How to Shoot Photos Like a Pro (Without the Expensive Equipment) | Arnold Trinh | Skillshare

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How to Shoot Photos Like a Pro (Without the Expensive Equipment)

teacher avatar Arnold Trinh, Media Professional

Watch this class and thousands more

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Taught by industry leaders & working professionals
Topics include illustration, design, photography, and more

Watch this class and thousands more

Get unlimited access to every class
Taught by industry leaders & working professionals
Topics include illustration, design, photography, and more

Lessons in This Class

8 Lessons (40m)
    • 1. Trailer

      1:03
    • 2. Photographic Triangle

      6:56
    • 3. What is a professional photographer

      1:35
    • 4. Aperture priority

      2:44
    • 5. Reviewing Lenses

      6:52
    • 6. Framing your photos

      3:09
    • 7. Why I shot these + thought process Photographic Analysis

      16:26
    • 8. Conclusion

      0:58
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About This Class

As a full time freelance photographer, I share knowledge on what aspects make up a professional photograph based on real world experience with clients.  I spent years as a budding photographer honing my craft with limited gear, and learned a lot of the skills I now use on a daily basis. In this course I show you how to take professional photographs without all the expensive equipment. 

Skills you will learn from this is:

  • How to venture out of AUTO mode
  • The right settings to shoot portraits fast
  • How to use ISO, Shutter Speed, and Aperture to create a perfect photo
  • Effective ways to frame your photograph
  • How to highlight your subject 

This course is perfect for someone who wants to make the most of their camera gear, still getting used to their camera, or want to make the break through from being a hobby photographer to a professional photographer. I share insights on what aspect of a photo is important for clients as well as being very visually pleasing. 

Meet Your Teacher

Teacher Profile Image

Arnold Trinh

Media Professional

Teacher

Hi friends, I'm Arnold and I'm here to help take your branded content to a professional level. Creating photos, videos, and design that can be useful for all types of digital marketing. 

I'm a commercial content creator with an emphasis in the marketing and advertising world. Professionally I've worked with brands like Blenders, Timberland, and Lululemon to create powerful and engaging pieces to help better market their products. 

These classes gather from my experience and focuses on helping you find your creative flow and get started with crafting a beautiful well polished media.

See full profile

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Transcripts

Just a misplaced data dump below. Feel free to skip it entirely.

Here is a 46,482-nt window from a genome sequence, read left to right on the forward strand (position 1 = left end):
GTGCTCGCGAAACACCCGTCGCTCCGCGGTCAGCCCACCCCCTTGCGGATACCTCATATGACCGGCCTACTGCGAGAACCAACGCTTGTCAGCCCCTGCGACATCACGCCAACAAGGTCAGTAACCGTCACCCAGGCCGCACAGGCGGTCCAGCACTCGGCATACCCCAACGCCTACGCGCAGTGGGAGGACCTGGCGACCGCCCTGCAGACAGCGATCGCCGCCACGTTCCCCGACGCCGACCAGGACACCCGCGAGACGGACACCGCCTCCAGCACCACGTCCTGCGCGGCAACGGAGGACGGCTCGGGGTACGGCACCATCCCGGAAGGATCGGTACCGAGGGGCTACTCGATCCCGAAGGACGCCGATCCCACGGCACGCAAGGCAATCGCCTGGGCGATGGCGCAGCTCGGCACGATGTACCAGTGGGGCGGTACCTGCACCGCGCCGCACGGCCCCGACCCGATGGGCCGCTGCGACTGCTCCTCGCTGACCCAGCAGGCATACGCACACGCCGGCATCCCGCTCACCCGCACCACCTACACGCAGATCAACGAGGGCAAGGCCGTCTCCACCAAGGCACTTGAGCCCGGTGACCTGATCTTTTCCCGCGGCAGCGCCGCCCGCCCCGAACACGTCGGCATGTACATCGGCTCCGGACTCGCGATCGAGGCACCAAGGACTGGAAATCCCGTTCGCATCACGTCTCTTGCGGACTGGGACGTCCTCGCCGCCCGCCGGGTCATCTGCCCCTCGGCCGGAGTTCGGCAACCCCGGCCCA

1. Trailer: everyone and welcome to my chorus. So when I first started doing photography, I was so young, apparently had a budget to buy anything, and people online recommended getting the 50 millimeter 1.8 because it was a low aperture lens and it was a focal length that could shoot most pictures. So I spent the next two years with Justin, 50 Millimeter Lens and my canon rebels Fast forward to now as a full time photographer. I realize all the skills that I learned when I was using this cheap set up helped me become who I am today and because I had a lack of women had to compensate by having more talent and skill. So I made this course because I thought that would be very helpful for anyone that's trying to get into photography, learning, photography or simply don't want to spend that much on their photography equipment. 2. Photographic Triangle: are well for the course. Guess so when he first began. I want to talk about the basics of photography and photography is really all about having a perfect exposure, and a perfect exposure is composed of three elements, which is the shutter speed, the eso and the aperture. Now that together is called the photographic triangle. And when you have a proper understanding of photographic triumph, you could be able to manipulate and make your photos just about any way you want. Shutter speed is like the gateway that admits light into a camera determines how much light gets into the gates of the camera. And with this ultimate does is control. How much light is in your photograph? So what this works on is the brightness and darkness off your photo when a camera shoots at a high shutter speed. Sometimes there's not enough light because it closes the shutter real quick and opens again , and all the light that gets in his life that gets in. And that's barely any light. And with a low shutter speed, you might have a photo that's a lot brighter sometimes maybe even too bright, because opens the shutter and let's in light, and it may be lets in too much light so that over exposes your photo and it ends up being too bright. And although it's advised to shoot at a shutter speed that captures all the details and edit and post, sometimes people get creative with their shutter speeds. An example of that is with motion in your photos, because if you shoot at a super fast shutter speed, you can essentially freeze motion in the photograph. And she had a medium shutter speed than the motion is. It's kind of natural, and when you shoot with a really slow shutter speed, sometimes emotion is blurred out frozen. An example of this would be the popular shots of water that's flowing at a fast shutter speed. You can see you unfreeze the movement, such as a water droplet that's dropped. You can freeze that moving and capture that little droplet. While have use a slower shutter speed, you can make your water look like it's hazy, like the flow of a river looks like it's a cloud or something, and there's no right answer to shutter speed. It's all based on your creative touch and personal preference. OKay, So let's do a quick mention about I s O as it is an integral part of the photographic triangle. It's basically the element that controls how sensitive your film is too light, and that's for film of its back in the film camera days. But now it's essentially how sensitive your digital sensor is toe light. Ultimately, what it comes down to is a low. I s O number of 100 for example, is the least sensitive toe light, while a higher number I s O is very sensitive to light. So you might see cameras these days like the Sony go up to 100,000 I s o meaning that it's very, very, very sensitive to light. And one caveat of using a super high, I So is that when you shoot with a super super high, I so is that your photos come out with a bit of grain on it. And digital grain is not very preferred over film grain. If you shoot photos with a lot of digit grain, it just turns out looking kind of messy. And here some examples of photo shot with the highest so and digital grain as you can see. It's like kind of dusty, but in a bad way. And it's not very pleasurable to the eye, while film camera grain is actually very pleasurable and people actually like film camera grain. So I'm gonna go through different examples of what one image looks like through the different I sl's There are. And here you see the image at 100 I s o 200 I s O and you notice that it gets gradually brighter. And if you skip up here to, like 2000 I s o its a lot brighter And eventually when you get to you so high of a nice so you can't even see your image because it's just so sensitive to light that you see is light . All right, now let's talk about amateur actor is essentially the area the let's and light found inside your lens. So imagine looking inside your lens and you see this little hole in there and you notice that there's a couple blades that make this little hole kind of like the double 07 introduction scene, and basically what it is is the aperture is made up of a couple blades and When you adjust your capture, the blades move in and out like we wind up or tied in the hole, and as a result, you can have more light come in or less like come in. And that plays a big factor into how your image turns out looking. And the lower number reflects the bigger hole of the lens, which means that more like comes in. And the higher number, which is usually at 22 or something, reflects the tiny hole that lets in fair little light but is more precise. So some popular numbers might be 1.8 for the 50 millimeter lens, or 2.8 for popular zoom lenses like cameras 24 to 70 F 2.8. That's very proof. That's a very popular lens amongst portrait photographers and fashion photographers. Now it's the most important thing about amateur. It's the ability to control the depth of field, and definite field is basically what's in focus and what's not in focus. It's essentially the area of sharpness in a photograph. So here, two photographs with different depth of field. What a shot with their very low F stop meaning the Apertura hole is very big. So as you can see, the subjects and focus and the background is blurry, while the other one is shot with a very high F stop number, which means everything comes in a bit more precise. So then everything is in focus now what effects the depth of field like, How does this all come into place? So there are a few factors that come into play when working with depth of field, focal length, distance between you and the subject and what's behind the subject and the aperture. I, by far think aperture is the most important in definite field because with the lower F stop number, your opening is going to be very wide. Your aperture opening is gonna be very wide, and as a result, when light comes in, it bounces all over the place and creates a blurred out effect, which is why you have blurry back run when you shoot with a low aperture, and contrast by that when you have a high number after. That means your lens opening is very narrow, and it lets in very precise amount of light. So when the light comes in, it comes in straight in uniform so that your entire image is in focus. Now, what does that mean for you? If you want everything and focused and use a high F stop number and if you want only certain details and focus, use a low F stop number. 3. What is a professional photographer: Okay, So what is a professional photographer? To me, a professional photographer is someone that could make a full time living doing photography and provide value to clients so that they continue getting paid and coming from a marketing background, I kind of noticed what aspects people look for when they hire professional photographers. And throughout my years, freelancing, too. I've noticed a lot of things that have helped me stand out and make my photography more professional. So I'm gonna go through some techniques that have helped me really redefined myself as it for cyber for from someone that's just an amateur to someone that could provide values and service. Teoh. Anyone out there that's looking for something example of this would be some of that Hedges got into photography, but they understand what equipment they need to shoot good portrait and how to frame. And like a good portrait. And when that person goes and talks to you may be high school graduates, and they're like, Hey, can I shoot some photos for you? Do it for 50 bucks, which is a very cheap price as you learn as you get to photography, but they offer their services for 50 bucks, and they shoot a great portrait for these people, these people that pay that person. And once that person gets paid, that person is a professional photographer. Now, when you do is, you keep doing that. You scale it onto big clients, better clients. You start doing it for businesses, and eventually you make a full time income doing that. Now let's get on with the techniques that I learned that really separated me from an amateur to a professional. 4. Aperture priority: So one thing I noticed a lot of professional photographers do is that they issued a photo of a subject and have the background be out of focus and blurry. And what that does is it really focuses on the subject and also notice that it's very sharp to or feels very sharp and that could all be done with a low aperture. So who are your top out aperture priority mode and how to use it? Aperture Priority is probably one of the most helpful modes to shoot in. When you're starting out, it basically only focuses on your capture and makes everything else automatic. So your shutter speed your eye eso Dolph set on automatic and all you have control over is your aperture. And because I have mentioned before that we should shoot with a wide aperture, meaning a low F stop number, we should set our F stop number to as low as possible. Now, if you have the 50 millimeter lens, I would recommend 1.8. And if you have through Kit Lens, probably a 3.53 point five isn't exactly a low F stop number, so you'll probably not get the desired effect. So I would still recommend a lens with a lower F stop number. And our goal here is to shoot with a lower aperture, so he essentially need to just said it as low as possible. Now there's two things you need to know about aperture priority mode, and one is where to set the aperture and to exposure compensation. So let's start with the 1st 1 on where to set the aperture. So on my camera, and I think almost cameras to there is probably a pretty accessible wheel or scroll by your fingers when you held your hand to the camera, and they usually try to make it as intuitive as possible. So just play around with it and move your fingers and wheels and what on? See what changes the F stop number. Once you figured out what changes, the F stop number said it as low as possible, and then we'll move on to the next part, and the next part is exposure compensation. It's also very easy to understand. Basically, when you look at your camera controls your pad, you'll see that there's this and you noticed by default. It's at the center there's a straight line coming out of the center, and if it's not at the center, then you should move it to the center again. You should play around with the wheels and scrolls and see what moves it and then move it to the center. Okay, so what you're gonna do next to shoot a photo with the meter in the center and you should see whether you're photo is too bright or to Darth. If it's just right, then leave it as it is is perfect. And if it's too dark, you should move your meter to the right of it. And if it's too bright, you should move the meter to the left a little bit and then shoot another photo and see how it is. And when you shoot the other photo and you notice that it's still but to brighter too dark , you keep doing the same thing until you get the desired result. That's all you have to know. For absolute priority 5. Reviewing Lenses : Everyone. So in this lesson, we're going to talk about some common lenses that are used. So like I recommended earlier, the 50 millimeter lens is the cheapest, most affordable way that I recommend people to get started and shooting good photography. It's just such a sharp lens, has the ability to go down to a f 1.8. And it just makes your photos look completely different than what you would get with the normal kit lens. Now I'm going to introduce some other lenses as well, which are also something else that you can get into as you're exploring your photography. Now some of these Art at the affordability level of the 50 millimeter 1.8. But regardless, they're super good lenses for you to get into as you start expanding your roster of lenses. So the first one I'm going to talk about is the 35-millimeter lens. Now there is an alternative from this brand called Young null, which sells it for around a $100 USD at the time of this posting. And I think that is actually really good lens to get into as well because one gives you a wider field of view than the 50. And it's also really cheap and is able to stop down with their F-stop two and F2, which gives you that super blurry background and it has a wide view. So really changes up what the typical beginner slash amateur photographer can do. Because typically everyone gets a 50 millimeter lens right off the bat because it's just such a good, affordable lens. But if you want to stand out a little bit, having it 35 that you can get for a $100 is a great alternative. Now Cannon also makes a 35-millimeter F2, which the Young nor is based off of. There is a big price difference, but the quality gain that you get from it would be worth it. Should you decide that you like that 35-millimeter range? Next is the 85 millimeter, which is a great choice for product photography, portrait photography, or basically anything that needs a flattering look to it. The 85, being that it's 85 millimeters. Anything above, say 50, for example, tends to be more flattering as it brings the subject or makes it look a bit skinnier. Anything under 50 millimeter tends to widen up and makes faces look a bit wider. So 85, I don't 1.8 is just a really solid lens for someone to be able to shoot great portraits and product with, because it really just highlights and separates the background from the subject. And many people make their careers off of the 85 millimeter. I have a friend who shot for brandy Melville, which is a huge fashion brand in the United States. And one of his main lenses was the 85 millimeter because it was just such a great lens at isolating subjects from their background. And what the 85, it's one of those lenses where it's. Not super expensive. It's relatively affordable and if you were to do a few shoots, it could definitely pay for itself. Okay. Next is the 24 to 70, which is in my opinion, the best focal length you have. On one end you have the wideness of the 24, and on the other hand, you have the 50 millimeter of just having the best correct point of view. And finally, you have 70 if you want to zoom in a little bit just to create a more flattering image. And then to top it all off, you have the f2 0.8 aperture, which is anything for the most part, under the 3.5 to 5.6 of your kit lens is considered a low aperture. And this is the prime low aperture lens because you have essentially three lenses in one. And when I go on shoots, I would bring something like this because it's so convenient if you didn't want to bring all your gear, just having 124 to 72.8 is the go-to lens to bring along with you because it just captures the entire focal length. So for example, if I'm out doing a shoot for a product where I'm just trying to isolate the product. I can go with the 70 millimeter. And if I wanted to shoot the product on people, I can have it as a portrait lens using something like 50 or 35. And if I wanted to shoot the entire scene, I could shoot it in a 24. This answer is also great for video making because it covers everything that you need to have a great shot. Now it is the most expensive lens that I'm recommending in this video lesson. But I think this is one of those lenses where it is the Holy Grail. Once you have this lens, you essentially don't really need any other lenses because you can achieve most of the effects that you're looking for. If you do actually need other lenses, at that point, you would have decided that you are so niche down that you know which specific lens that you need. Maybe you need a 400 millimeter, you know, to go super zoomed in or maybe you need something really wild like 15 or 16 millimeter. But if you're still figuring it out or if you're trying to shoot a ton of content, this would be the lens that I recommend because it covers all your bases. Okay, finally, we have the 70 to 200 F4. Now there are other variations of this lenses as well, especially the 2.8, which a lot of portrait photographers use. But I'm only talking about the F4 because it is still relatively affordable. You can probably get it for around $500. And it does have a great versatile feel to everything that it has since it's 70 to 200, U for the most part can get a pretty nice portrait at 70. And then if you want something super flattering, didn't get 200 to make people look or your subject look more flattering. It's also really effective when you're going out in the future too, because 200 is a pretty good zoom. If you use cannons extender, which can be had for a little bit more, you can give a 2x zoom to this. So essentially you have a 140 to 200 or 140 to 400 millimeter lens just for a few 100, Which is a great bargain and bang for its buck. And personally, when I shot with this lens, I thought it was one of the sharpest lenses that I used. And finally, if you decide that this 70 to 200 range is something that you really like, I do recommend the F2 0.8 because it is one of the sharpest lenses that most manufacturers make. And it has a variety of functions that you can use. It. 6. Framing your photos: now, since framing is one of the most important things about taking a photo that looks professional. So let's talk about some guidelines to framing. The 1st 1 I can think of is noticing your foreground, middle ground and background. Having a photo that shows the foreground, middle ground and background makes it so much easier for people to comprehend what is going on with the scene. Because it lays out everything that's happening. It shows what's going on up close. It shows what's going on in the middle and whatever is going on far away. Okay, next we're gonna talk about the three by three grid. And what the three by three grid is essentially having your photo divided into a grid of three by three, which comes out to nine squares or nine rectangles in total. What that does is it helps you think a lot more methodically when you go out and shoot, and it helps force you to frame in a way that is a lot more productive for your photos. So, for example, what I mean by this is when you want to focus on something in the subject or whatever you're shooting, it's nice to have or it's very helpful tagger subject to be on one of the inside for dots. Next we have the 2/3 rule, or the 66% rule, and the 2/3 rule is 66%. Rule is basically saying that when you shoot a photo, your main subject should occupy 2/3 of the photo, or 66% of the photo. It's very easy to see when you divide your photo and to a three by three grid, for example. These are a few photos that I've done, and it shows how I made the main subject 66% of the photo. Okay, next we have triangles. Another thing we like to look at as humans are triangles, and we love looking at them and connecting them, even if they're not explicitly there. So finding and connecting triangles in a scene is a great way t at her image. That's basically connecting the dots of three points on a certain subject of your photo, so make sure you angle your elbows and don't just cut it off for the elbow begins because it kind of shows a triangle connecting your body to your arm. And that's very pleasing for people to see. And along with the triangle theme is very visually pleasing to see things in groups of threes. So make sure you implement that as well. Okay, now let's talk about a couple of my favorite ways to frame a photograph. Here's one with the object in the center. I like this a lot because it just draws all the attention to the center, and the next is one with lots of whitespace. This would be good for advertisements because it has a lot of room for you to put words on . The next is having three layers a very visible foreground, middle ground and background, and next is leading lines. We like to find patterns in images that we see, so these leading lines are very helpful on making a image very visually pleasing. Okay, this next image is utilizing the 2/3 rule where the subject in focus right now is taking up the space of 2/3 of the image 7. Why I shot these + thought process Photographic Analysis : Okay, So for this next part, we're gonna be reviewing some of the photos that I've taken either for myself or for clients or for friends. And I'm gonna break down. What was my thought process As I was shooting these photos and how I composed it. And I think for you as a viewer, you're gonna be able to think like I thought when I shoot these photos and as you go out into the field, you put thes thought process into your mind. You're gonna be able to make better composed photos and captured the moment just like a professional photographer with Okay, First, let's start with landscape. So the first photo here of my landscape is a photo that I took at Ventura County Beach are right by the pier, and why I took this photo was that when you look at it, it's separated in 2/3 with 2/3 of the space being white space and the bottom third being the wave and the wave itself was also later into thirds as well. What I saw was the 2/3 on top and the third on the bottom. And the third on the bottom was everything in the image and the third on top or the 2/3 on top was just all this white space that you can fill in with a word or something or phrase and inside. So from an advertising standpoint, I was looking at this, and I was like, OK, cool. This is stuff that brands would use for their look books or magazines or something just because they can advertise their brand with it and it creates the feel of the ocean. Okay, this next picture is of a surfer on a wave, and he's centered dead center on this photograph. I did something a little different on this photo in which I framed it 50 by 50 with the top half of it 50% of the image and the bottom half another 50% of the image. Three elements that I always mention is having a foreground in middle ground and a background, and the foreground is closer. You see the wave where it's already crash, and there's this left over Whitewater and on the middle ground is where the surfers currently riding. Because that's also one of the highlight of the photo, and the background is the little bits of ocean in the back that is left over and the top again. I have a lot of white space because coming from an advertising background, I can see that you can put words in here and you can have phrases and paragraphs or just a little short stories to tell, because this is again good for building the mood for look books or any publication. So this next one is a hiking trail down to the beach. There it's caught Patrick's point, and this beach is actually in Northern California. Um, a really, really scenic location. Basically, What else capturing here, though, was three layers again. On a clear day, you would see the background bit more clearly, but this time it's in the fog, and there's a bit of the back of the cliff shown up at the far side of that. So again, I separate this into third. So that's the 1st 3rd having the background way back there, and the middle ground is where the surf is currently breaking or the like, the clear part in the center that has the wave forming. And that's where I actually served with my friends down there and the foreground, which has the most detail and in a way, Tiu C that the foreground takes up a bit more than just 1st 3rd it takes up the 1st 3rd and it also goes up a bit on the side. And that kind of brings in more attention to this foreground to this forest. The scene that I'm feeling. So that's why I shot it that way and framed it that way. And in this forest, the scene, you could see the tree and you can see the leaves and you can kind of see depth where if you were to take a feel steps you would be able to see over the cliff. And essentially you can see death and the tree on the side to is good highlighting detail. It balances out with the other tree on the right side. So both trees, right? There was also another added effect. Okay, now this one is again divided into thirds, with a lot of emphasis on the white space on the top or the negative space. I think sometimes we will call it, but on top there's this empty space, which is very good for someone in an advertising background because they could throw in words, have titles, have subtitles and on the bottom third with the foreground is actually the subject. So the subject in this case is this girl wearing the wet suit and the fins. So what this would be good for is an advertisement for maybe the wet suit or the Finns, Maybe not so much the Finns, because it's a bit out of focus. But the wet suit is in clear view, and it shows how it fits on her. So it's a good photo that highlights the wetsuit. And again, I kind of put a bit more emphasis on the foreground versus the middle ground because the foreground actually extends into the middle ground of the photo. So, as you can see, it's a rock section that jets out a little bit, and the middle ground is a bit skinnier than usual. And this next picture was one that I took when I was in Mendocino, in medicine owes way up in Northern California again, super beautiful up in Mendocino, And the weather is usually like this most of the time. Ah, fun fact about medicine. I recently learned that people call it the Pacific Northwest. I had always thought the Pacific Northwest was like or a gainer Portland stuff, but it was nice to know that I was in the Pacific Northwest. So in this photo again, I did a shot where I showed the foreground middle ground in the background. I didn't emphasize too much on the thirds rule because, as you can see, it's kind of separated out. But there's still hints of thirds rule still in place. But for this picture, though, what I really focused on was having the boats in view. Having the ocean haven't shown where the land connects the ocean and the top of the hill. The whole scene itself is more of a two D image versus one that is three dimensional. And I think this is good for setting the scene of something that is in an environment like this, also like the trees and how it's a dark section right there, too, because with my type of design, I usually like to put in words in that section, and the words were usually in white. So having a black background or a darker background is a good way to really bring it out. Okay, so onto the next section. And this is people's photography. So first thing that comes to mind when I look at this photo is that the typical subject is not in focus, and that is being the girl here in the photo. But what I was going for in these type of photos, or what I edited this out to look like, was that it's a scene of the landscape, with a girl in the back highlighting what is here in the landscape, because I could just leave it empty and blank there. Or it could have someone here in the subject and frame, and especially a girl in her bikini is like a good mood setting element for the photo that is supposed to be at the beach. And another thing that comes to mind, too, is that there's many different layers in this photo, like the layer of the sky, the layer of the land and properties in the back, like the hill into the house and the palm trees, the properties in the back and the waves, and finally the foreground that is kind of big and dominating in the photo. But not overwhelming. And the bottom thirds of the photo, which is big but not overwhelming because it is out focus. So this kind of balances it out with the rest of the photograph. And as you can see two, it's not to really 1/3 3rd 3rd photo. I kind of split it in half at the 50% point, with the waves being at the 50% line, and that in their itself is two photographs. So the girl So so imagine the girls not there, and all you see is the bottom half. The bottom half is separated out into thirds where the 1st 3rd is the background with the waves that are breaking all the white water. And the middle thirds is the waves. The foam at the end of the water that's coming up, you could kind of see it's in focus, but not as in focus. And finally, the foreground, which is not in focus at all instance, I split this out into 1/2 of the full image. It's good that it's not as in focus as it should be. If you were doing this to a full image and other top half you can see that it's split out in 2/3 as well. With the top of the pump, she's done to ground level of the house that's 1/3 and the other 2/3 being the sky in the cliff. Okay, sir, for the second picture. Okay, so for the second picture, you noticed that the subject is framed directly in the middle. And I did this because that really brings out the subject of highlights who the subject is . And I want you to notice a couple elements that I used was at the sky was one level. The ocean was another level, and the ground, the rocks that she's standing on the sand and the rocks is another level. And having those three layers be separate out invisible really complements with swimsuit that she has on. And at the same time, I kind of framed her to be around 60% of the entire photograph, although what they're standing right there, it doesn't seem like 60% but her space and energy takes up 60% of the photograph, and it's kind of obvious because you can see from how there's so much empty space around her that everything is just highlighted and pointed at her and also to with the top being such a empty space. It leaves room for having written content like words or poems or titles. So this is also another good image for advertisements. And this next photo here this girl is standing next to a cactus and a fence or through Denham. And what I did here was I separated out. The highlight of the photo to be 1/3 of the actual of the entire image and it saw in even thirds is actually cut out thirds. But she is 1/3 just shifted over a little bit. And the other space is the 60% of the space that is empty and fills the scene. What I did differently about this image van, the other images with subject and the background is not that far away. It's right next to her in a shot at a low angle. So it really makes the talk Actus look ominous. And I decided to do that because behind it was it s scenic as it could be. So having a background like this and with the subject having such bright clerk close it really brings out the subject, and highlights are good Examples of this would be like those wallflowers or those ivy colored brick buildings, and Suffolk that just having a big uniform background is essentially what this one is like . Okay, so this next picture, the subject is holding a camera looking out into the ocean, taking a photograph. And the first thing that comes to mind when I look at this is that she's taken up 60% of the image, and it's not exactly 60% and it's not exact. But if you look at the space, she fills up a wide rectangle, and that takes up 60%. And in this photograph, I also shot with lower aperture so you could see the background is very blurry and she is the subject of the photo. You could also see that there's a foreground middle ground in background, although the background in the middle ground art as in focus because that's not really what's important. And what's important is was here in the foreground, where she is sitting on. So make sure you use those three elements in your photos. Okay, this next one makes for a really good stock photo because it's shot an angle where it could include text on the left side and on the right side. It could include a logo with the subject being in the middle and the subject again. I like having them then on the middle sometimes because that really brings out the highlights, points everything towards the subject in the middle and the right side. You can see her using the computer that's in focus. I shot this all with the lower apertures. And again, you kind of see that it has a foreground, middle ground and a background that the foreground is out of focus in the background is out focused with all the attention being towards her in the middle using the computer. Okay, for the last one here, I'm gonna be examining things that I've shot. So the 1st 1 that I want to run through is this camera here. And I think it's called a dual reflex or a single reflex camera, some the reflex camera and essentially the elements that I used in here. We're triangles. As you can see on the corners, there's the end of the table and in center there is also the under the table, and it essentially makes a triangle. And that triangle centers on the camera that's in the middle with the other triangles on the sides. To the right side has a triangle because of the tables, corners, the left side of the triangle and also on the top left, you can see another triangle. So the theme here is really using triangles. And because our eyes air somehow attracted triangles, this makes it very visually appealing. And the fact that my subject, this place at the center of the image, it really just brings all the attention to the subject in the middle. But this was in on the spur moment shot. So I shot in. This is what I got. This next photo is a photo I shot for a brand here in Los Angeles. And in this shot, it was in a warehouse. So what I did was I put the backpack and the pans in front of me and have the warehouse further back so that when I shoot it with my low aperture, I would be able to focus everything on the backpack and pair of pants. And you might even notice that in certain elements of the poll that the pants is on is a bit more out of focus than the backpack is by design. But kind of not was that I shot at such a low aperture that it made that a little blurrier , and the depth of field was only at the backpack. But that was enough to bring out the details of the Denham that I didn't mind it, and it kept going with this photo. This next one here is of a dragon fruit that I got in my backyard might not be the most compelling image, but it's very important because I framed the dragon fruit in the center and used green of all the leaves to highlight that dragon fruit. And just like the techniques that I mentioned earlier, using the foreground, middle ground and the background, you can see that the foreground are the branches that a bit out of focus. The middle ground is actually where the dragon fruit currently is in the background. You can you can slightly see a leaf in the background and also the other parts of the background out of focus and the overall feel of this image. I want to get it was just a highlight. The one dragon fruit and this loan mess of green. If you look closely, though, you also see other dragon fruits that are green and emerging. So that's a fill. In fact. Okay, this next one here with the wallets is really cool because it's just organized so well already that it shows everything from the foreground, the middle ground to the background and the middle ground is what's in focus, which is those three wallets that are the most in focus. The Navy ones in that one, brown one and everything else helps contribute to a scene but does not take away the attention from the wall. It's so right here were highly in the Wallace Wash on the picture in the back and the leaves in the back and the other objects on the bottom. But they're a bit blurred out because they use the low amateur and because I use such a low aperture that makes the deaf if you'd so small said, the most important things, which are the wallets, is what pops out. And last one is a shot I did for an apron company in Los Angeles. And what this shows is the up close details of the aprons and something else that I want to draw to my twos at this uses the 66% rule in that the main part of the apron takes up 66% of the photo, while the other part the part that's hanging and the background, takes up the last 30% of the photo. So most your attention is on this apron and how it occupies most of photo, and by doing so, you can see all the little details of this apron not be distracted by everything else. 8. Conclusion: all right. Congratulations and thank you all for making it this far. So we talked about having a photo look professional and how it looks. Professionals being being sharp, separating it out from the background and just having people know exactly what is in place . So that means we know how to use after. And we also learned how to frame and frame right. We talked about splitting it into a three by three grabs, using 66% rule the 2/3 rule and even having people centred in the center of the photo. If you need a quick brush up, then there is the ending of the framing video. And finally, we essentially learned how to use aperture properly and combining that with how to frame your photo as best as they can. Makes a professional looking photograph. Thank you all for taking my class. And I hope that it helps you out on your photographic journey.